The mobile device 201 is capable of communication 209, in one embodiment, to playback content 207 on the peripheral device 202,222,232. The content 207 has an associated audio signal, as described above.
When the mobile device 201 receives an input 212 to adjust a volume level of the system 200, the mobile device 201 is configured to initially adjust either the audio signal or the output volume level of the peripheral device 202,222,232 until a system volume threshold is reached. Where the input 212 remains present and the threshold is reached, the mobile device 201 then adjusts the other of the audio signal or the output volume level of the peripheral device 202,222,232 until the appropriate volume level is reached.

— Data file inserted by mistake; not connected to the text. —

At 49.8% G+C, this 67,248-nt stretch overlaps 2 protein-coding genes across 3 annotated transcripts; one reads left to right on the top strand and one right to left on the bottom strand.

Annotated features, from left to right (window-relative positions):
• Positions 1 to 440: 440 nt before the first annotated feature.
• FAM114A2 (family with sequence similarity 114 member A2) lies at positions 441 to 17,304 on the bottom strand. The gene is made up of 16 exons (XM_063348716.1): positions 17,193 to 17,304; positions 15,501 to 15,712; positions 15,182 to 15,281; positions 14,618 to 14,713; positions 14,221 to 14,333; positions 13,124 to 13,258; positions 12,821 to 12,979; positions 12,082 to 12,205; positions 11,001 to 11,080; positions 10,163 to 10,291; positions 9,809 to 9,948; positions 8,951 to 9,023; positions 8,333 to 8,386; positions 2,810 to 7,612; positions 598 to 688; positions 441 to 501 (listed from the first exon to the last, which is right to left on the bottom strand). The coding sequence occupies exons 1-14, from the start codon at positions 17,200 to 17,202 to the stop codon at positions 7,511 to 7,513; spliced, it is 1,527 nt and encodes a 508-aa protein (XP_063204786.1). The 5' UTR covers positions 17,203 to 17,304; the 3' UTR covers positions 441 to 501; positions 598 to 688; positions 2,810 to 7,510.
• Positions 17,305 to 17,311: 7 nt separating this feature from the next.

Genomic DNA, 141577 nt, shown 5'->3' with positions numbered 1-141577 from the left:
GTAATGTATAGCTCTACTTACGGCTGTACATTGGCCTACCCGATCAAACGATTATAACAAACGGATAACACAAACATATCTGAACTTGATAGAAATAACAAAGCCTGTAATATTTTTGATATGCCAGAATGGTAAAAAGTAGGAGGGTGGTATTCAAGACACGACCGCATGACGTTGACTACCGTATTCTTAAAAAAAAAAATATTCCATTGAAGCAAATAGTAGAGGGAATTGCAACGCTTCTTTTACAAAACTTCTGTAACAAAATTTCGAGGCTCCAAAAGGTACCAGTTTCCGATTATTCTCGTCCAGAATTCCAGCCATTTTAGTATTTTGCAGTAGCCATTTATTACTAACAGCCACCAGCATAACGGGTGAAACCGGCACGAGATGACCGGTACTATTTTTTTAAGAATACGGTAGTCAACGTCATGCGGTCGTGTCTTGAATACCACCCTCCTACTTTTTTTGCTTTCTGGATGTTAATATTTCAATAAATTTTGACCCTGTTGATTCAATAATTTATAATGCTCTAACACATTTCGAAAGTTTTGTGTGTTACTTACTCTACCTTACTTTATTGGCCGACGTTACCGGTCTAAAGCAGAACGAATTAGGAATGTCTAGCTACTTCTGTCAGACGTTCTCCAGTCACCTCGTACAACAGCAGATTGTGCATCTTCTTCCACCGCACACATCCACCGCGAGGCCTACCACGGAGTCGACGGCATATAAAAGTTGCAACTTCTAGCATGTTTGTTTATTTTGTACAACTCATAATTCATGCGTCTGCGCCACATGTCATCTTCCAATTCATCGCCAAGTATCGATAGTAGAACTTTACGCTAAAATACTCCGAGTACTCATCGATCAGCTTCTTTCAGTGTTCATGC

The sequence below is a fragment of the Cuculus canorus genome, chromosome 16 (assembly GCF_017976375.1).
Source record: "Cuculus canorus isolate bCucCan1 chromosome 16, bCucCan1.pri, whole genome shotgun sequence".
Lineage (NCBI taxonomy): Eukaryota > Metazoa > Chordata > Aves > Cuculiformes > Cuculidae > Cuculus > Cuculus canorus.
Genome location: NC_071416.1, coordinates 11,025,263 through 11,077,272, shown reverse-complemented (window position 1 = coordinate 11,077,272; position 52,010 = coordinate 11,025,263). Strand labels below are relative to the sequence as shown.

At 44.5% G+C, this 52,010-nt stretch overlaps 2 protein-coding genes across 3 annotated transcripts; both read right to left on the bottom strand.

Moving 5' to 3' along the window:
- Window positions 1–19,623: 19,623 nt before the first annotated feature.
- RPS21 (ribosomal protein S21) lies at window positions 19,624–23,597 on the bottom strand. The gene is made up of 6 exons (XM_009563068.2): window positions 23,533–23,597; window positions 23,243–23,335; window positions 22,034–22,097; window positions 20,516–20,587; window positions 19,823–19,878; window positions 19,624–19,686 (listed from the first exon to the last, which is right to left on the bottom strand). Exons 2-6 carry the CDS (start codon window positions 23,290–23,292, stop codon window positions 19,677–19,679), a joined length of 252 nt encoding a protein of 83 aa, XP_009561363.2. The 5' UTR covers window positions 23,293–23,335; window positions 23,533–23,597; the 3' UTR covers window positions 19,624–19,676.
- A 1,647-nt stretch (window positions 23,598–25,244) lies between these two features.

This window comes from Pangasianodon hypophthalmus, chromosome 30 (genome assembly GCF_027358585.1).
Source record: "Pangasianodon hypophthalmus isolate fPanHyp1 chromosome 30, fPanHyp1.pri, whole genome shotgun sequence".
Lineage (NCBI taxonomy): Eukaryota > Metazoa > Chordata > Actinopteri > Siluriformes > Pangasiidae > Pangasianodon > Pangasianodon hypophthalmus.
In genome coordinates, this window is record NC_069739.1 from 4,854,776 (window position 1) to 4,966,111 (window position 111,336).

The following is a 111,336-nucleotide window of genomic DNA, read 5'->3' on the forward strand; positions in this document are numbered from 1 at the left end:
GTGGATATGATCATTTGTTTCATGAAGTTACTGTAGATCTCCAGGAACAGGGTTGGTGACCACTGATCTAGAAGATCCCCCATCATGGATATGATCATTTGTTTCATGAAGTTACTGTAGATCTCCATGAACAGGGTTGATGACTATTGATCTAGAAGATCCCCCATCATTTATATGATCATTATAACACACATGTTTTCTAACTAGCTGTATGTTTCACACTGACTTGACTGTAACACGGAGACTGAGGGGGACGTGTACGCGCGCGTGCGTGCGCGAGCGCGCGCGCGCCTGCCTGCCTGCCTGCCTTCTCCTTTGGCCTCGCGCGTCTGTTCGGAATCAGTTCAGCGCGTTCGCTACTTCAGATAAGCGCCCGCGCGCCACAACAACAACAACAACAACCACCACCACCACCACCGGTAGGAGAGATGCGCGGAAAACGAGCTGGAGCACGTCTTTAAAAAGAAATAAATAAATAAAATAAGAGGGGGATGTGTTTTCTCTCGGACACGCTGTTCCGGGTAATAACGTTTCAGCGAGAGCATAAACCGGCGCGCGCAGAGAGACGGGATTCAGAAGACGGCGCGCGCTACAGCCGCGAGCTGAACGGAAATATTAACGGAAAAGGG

Illustrating this process graphically, at an initial time 250, system volume level is set by an initial level 241 of the audio signal 208 and an initial level 242 of the output volume level 228 of the peripheral device 202,222,232. At a later time 251, in response to an input request to adjust the volume of the system, the mobile device 201 decreases the audio signal 208 until a system volume threshold 243 is reached. At this later time 251, the output volume level 228 remains at its initial level 242 because the mobile device 201, in this embodiment, is configured to operate on only one volume level adjustment at a time. Upon reaching the system volume threshold 243, at a still later time 252, the mobile device reduces the output volume level 228 of the peripheral device 202,222,232 down as well. As noted above, the choice of which volume control to initially adjust and which volume control to adjust subsequently can be user definable. Specifically, the user may define a user-selected priority as to which should be adjusted first.